Dear Editor: After much more than a year of researching the proposed TOD, digging into major research documents on TODs, and evaluating comparisons with other transit oriented development, the Lakeview Neighborhood Advisory Council re-confirmed it's prior position regarding a change of zoning for TOD at our most recent meeting.
Most of us live too far from the proposed TOD to be even remotely considered NIMBY opponents. So, here's where the trouble lies. We are not willing to give up one of the most needed and oversubscribed Park and Rides in order to make it a site for extremely dense housing. The two uses do not appear compatible. Parking spaces planned for the TOD are well below similar TOD projects and will rob necessary Park and Ride spaces or further exacerbate the parking that occurs on neighborhood streets.
Since we were having a hard time getting some information from the City of Kirkland or Metro, we did our own. The idea that housing is a requirement of the Urban Partnership Grant didn't seem to align with what we uncovered. There were 4 T's required: Tolling and Telecommuting (congestion pricing on 520), Technology (real time information signs), and Transit improvements at S. Kirkland and Overlake P&R which were to improve passenger shelters and lighting. We could find no housing requirement built into the approval criterion of the grant, but continue to be open to seeing this information if someone would supply us with documentation.
Now with respect to parking. The S Kirkland Park and Ride has been at 107% of capacity for years and in 2005 was earmarked for a parking garage with 250 additional spaces dedicated to P&R users alone. Now a Transit oriented development is proposed with a projected 1.08 parking spaces per unit. This provided parking is well below CalTrans / University of California Berkeley research that indicates that only a 20% reduction in parking spaces may be achieved with TOD. It is well below the 1.41 spaces per unit on average as detailed in research by California Polytechnic University. So where will the residents park a second car, or a guest? Likely they will pirate P&R spaces. The history of S. Kirkland Park and Ride would also indicate that the overflow will fill neighboring streets. The TOD proposal seems destined to provide even more overflow parking. Smartgrowthplanning.org comments on conversion of station area parking to TOD "Elimination or reduction of parking at these stations best suited to park-and-ride activity can generate unacceptable impacts."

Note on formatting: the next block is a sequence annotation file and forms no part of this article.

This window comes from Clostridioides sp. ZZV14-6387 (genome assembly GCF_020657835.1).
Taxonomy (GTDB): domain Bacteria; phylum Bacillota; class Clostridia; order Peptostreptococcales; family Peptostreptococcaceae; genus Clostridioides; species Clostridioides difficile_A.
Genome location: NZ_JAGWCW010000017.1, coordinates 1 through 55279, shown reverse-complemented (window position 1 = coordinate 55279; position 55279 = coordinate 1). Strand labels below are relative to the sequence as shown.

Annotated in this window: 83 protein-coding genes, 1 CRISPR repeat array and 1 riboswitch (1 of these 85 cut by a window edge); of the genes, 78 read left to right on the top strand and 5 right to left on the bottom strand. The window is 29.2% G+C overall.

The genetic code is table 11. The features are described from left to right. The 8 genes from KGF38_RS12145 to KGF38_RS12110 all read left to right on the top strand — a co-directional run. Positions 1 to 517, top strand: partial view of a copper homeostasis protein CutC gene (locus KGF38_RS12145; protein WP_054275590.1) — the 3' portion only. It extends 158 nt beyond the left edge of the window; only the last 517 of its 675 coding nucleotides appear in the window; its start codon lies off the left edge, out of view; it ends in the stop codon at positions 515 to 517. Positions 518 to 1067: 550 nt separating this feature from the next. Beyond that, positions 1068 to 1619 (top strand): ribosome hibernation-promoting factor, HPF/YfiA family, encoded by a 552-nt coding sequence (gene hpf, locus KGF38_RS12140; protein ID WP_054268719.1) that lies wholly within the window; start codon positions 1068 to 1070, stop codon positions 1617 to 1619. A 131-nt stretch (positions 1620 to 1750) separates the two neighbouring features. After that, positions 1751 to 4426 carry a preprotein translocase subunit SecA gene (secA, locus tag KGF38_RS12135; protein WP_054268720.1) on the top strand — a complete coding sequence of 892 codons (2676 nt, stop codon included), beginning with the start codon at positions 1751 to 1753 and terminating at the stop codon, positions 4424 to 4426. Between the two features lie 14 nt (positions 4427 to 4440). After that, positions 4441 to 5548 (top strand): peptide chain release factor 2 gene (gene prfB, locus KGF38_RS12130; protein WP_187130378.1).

The city has proposed a "shared" parking example that doesn't seem recognize that TODs aim to have residents who use transit to get to their work locations during the day (thus leaving their car at home). In "A Transit Cooperative Research Program," sponsored by the Federal Transit Administration there is the citation that "Shared parking between transit agencies and adjoining development is often seen as one way to shrink the footprint of TOD parking. However, this does not always work in practice." John Gosling, a designer of mixed-use TODs, says "shared-parking reductions in mixed-use settings are not what they are cracked up to be."
"Further complicating the mixed use challenge is the lack of comparables. The "comps" that do exist do not always have distinguished track records. Mixed-use TODs, such as Palm Court...in Long Beach, California, fell into arrears, forcing banks to take it over. Often it has been the ground-floor retail component of TODs that have suffered the most." Retail must be market and destination driven, and not transit driven.
At this time there appears insufficient evidence that this project will blend with the neighborhoods, provide adequate parking, be economically sustainable or be an asset to Kirkland. It is concerning that this could turn into something similar to a project cited by the Transportation Research Board "after six years, areas around stations remain ... forsaken and decaying - denying planners dreams of transit villages."
We are planning for a parcel that welcomes folks into Kirkland and gives them the first impression of our community. Let's not greet visitors with a project that is overbuilt, double density and perhaps an economic failure.